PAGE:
Likewise, your quiet time should be spent in prayer. You should worship God and give thanks to him for his blessings to you. You should confess your sins to God and ask for his forgiveness through the blood of Jesus Christ. You should bring your needs to him, seek his wisdom, and submit to his will. You should pray for others – family and friends, your church family, the lost, the sick and grieving. In fact, you should start a prayer journal. It doesn’t have to be fancy or complex. It can be a simple as getting a notebook to list the people and things you are praying for and the ways God is answering your prayers. This would greatly aide your personal devotions.

Now, there are many other helps I could recommend. But I think it is best that you view most other resources and practices as secondary to prayer and scripture intake. I will make one exception. It might help to also have a hymnal at hand during your devotions. Rather than just listening to CD’s of other people singing to God, you should get a Christian songbook and sing to the Lord in your quiet times with him.

What now?
In closing, let me appeal to take several action steps in response to what your have read above. 

1. Make a commitment to start having personal devotions. Don’t think about having a quiet time. Don’t pray about making time for prayer. Don’t read on reading the Bible. Just do it! Make a commitment today to begin a quiet time with God.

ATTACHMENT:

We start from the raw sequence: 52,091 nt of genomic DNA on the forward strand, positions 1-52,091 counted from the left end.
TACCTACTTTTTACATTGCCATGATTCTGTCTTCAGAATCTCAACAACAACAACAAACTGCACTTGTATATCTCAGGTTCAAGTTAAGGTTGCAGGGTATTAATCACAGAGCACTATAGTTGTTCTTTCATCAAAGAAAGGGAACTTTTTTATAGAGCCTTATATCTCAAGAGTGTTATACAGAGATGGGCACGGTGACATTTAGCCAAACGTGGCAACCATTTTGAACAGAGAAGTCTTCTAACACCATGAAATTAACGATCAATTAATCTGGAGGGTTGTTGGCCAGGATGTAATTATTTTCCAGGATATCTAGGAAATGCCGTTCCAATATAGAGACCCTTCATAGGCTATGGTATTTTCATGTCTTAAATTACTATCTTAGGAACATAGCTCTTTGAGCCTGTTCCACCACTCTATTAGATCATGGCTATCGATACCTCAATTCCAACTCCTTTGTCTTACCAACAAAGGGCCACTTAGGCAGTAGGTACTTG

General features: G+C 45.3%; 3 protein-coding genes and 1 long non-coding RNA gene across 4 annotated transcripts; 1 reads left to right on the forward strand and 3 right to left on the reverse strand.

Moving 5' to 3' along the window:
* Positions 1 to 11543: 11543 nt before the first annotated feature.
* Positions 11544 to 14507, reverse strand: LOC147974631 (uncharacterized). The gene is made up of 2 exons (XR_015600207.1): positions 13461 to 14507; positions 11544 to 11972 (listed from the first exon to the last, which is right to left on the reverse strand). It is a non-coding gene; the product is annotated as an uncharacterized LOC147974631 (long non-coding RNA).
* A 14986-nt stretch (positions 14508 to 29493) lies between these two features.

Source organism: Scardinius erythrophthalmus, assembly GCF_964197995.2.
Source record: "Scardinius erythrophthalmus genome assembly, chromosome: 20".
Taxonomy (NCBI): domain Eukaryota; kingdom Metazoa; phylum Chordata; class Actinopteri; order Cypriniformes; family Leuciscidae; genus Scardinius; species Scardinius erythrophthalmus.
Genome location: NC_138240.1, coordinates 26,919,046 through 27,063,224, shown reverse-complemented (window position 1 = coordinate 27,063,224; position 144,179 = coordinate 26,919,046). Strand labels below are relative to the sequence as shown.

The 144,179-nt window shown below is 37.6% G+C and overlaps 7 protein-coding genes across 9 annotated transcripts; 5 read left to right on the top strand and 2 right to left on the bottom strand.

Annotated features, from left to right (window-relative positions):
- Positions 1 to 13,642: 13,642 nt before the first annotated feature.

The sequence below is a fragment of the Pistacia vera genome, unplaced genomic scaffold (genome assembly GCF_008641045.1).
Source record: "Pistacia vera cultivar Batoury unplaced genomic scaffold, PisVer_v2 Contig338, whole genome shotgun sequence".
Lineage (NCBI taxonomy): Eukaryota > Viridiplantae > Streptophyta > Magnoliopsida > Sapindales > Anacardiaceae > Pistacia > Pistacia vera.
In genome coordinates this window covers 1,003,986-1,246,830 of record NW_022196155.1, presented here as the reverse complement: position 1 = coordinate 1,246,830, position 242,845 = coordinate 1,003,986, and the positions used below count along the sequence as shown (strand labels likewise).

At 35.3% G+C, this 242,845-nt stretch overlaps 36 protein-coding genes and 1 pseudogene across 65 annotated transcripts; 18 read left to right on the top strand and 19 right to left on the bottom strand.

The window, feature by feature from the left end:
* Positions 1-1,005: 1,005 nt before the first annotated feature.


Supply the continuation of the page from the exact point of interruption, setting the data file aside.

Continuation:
2. Start now. There is really nothing holding you back. Set a time tomorrow to begin a quiet time with God. Put it on your calendar or schedule. Set your clock. Get your Bible, pen, and notebook handy. And start a quiet time immediately, if not sooner. Don’t give yourself time to make excuses for not doing it. Start now. Smart small, lest you set yourself up for failure. But start now.

3. Be prepared for resistance. The devil will do whatever he can to stop your personal devotions. The world will lure you with many enticements and distractions to keep you having your quiet or making it a priority. And your own flesh (or fallen, sinful humanness) will resist the development of this spiritual discipline. Even your blankets will attack you, when you try to get up 20 minutes earlier than usual to have your devotional time. Be aware. Be ready. Be persistent.

4. Make yourself accountable to somebody. Like with many things, it may help you to establish this new discipline if make yourself accountable to someone. Share your new commitment with someone who will pray for you, encourage you, and take interest in how you are progressing. Remember, two are better than one (Eccl. 4:9-12).

5. Don’t give up. There may be a day (or days) where you miss your quiet time. Don’t let the since of failure cause you to give up totally. Just start over. If the Lord lets you live another day, then begin again where you left off. The Christian life is a series of new beginnings. So don’t be discouraged by failures.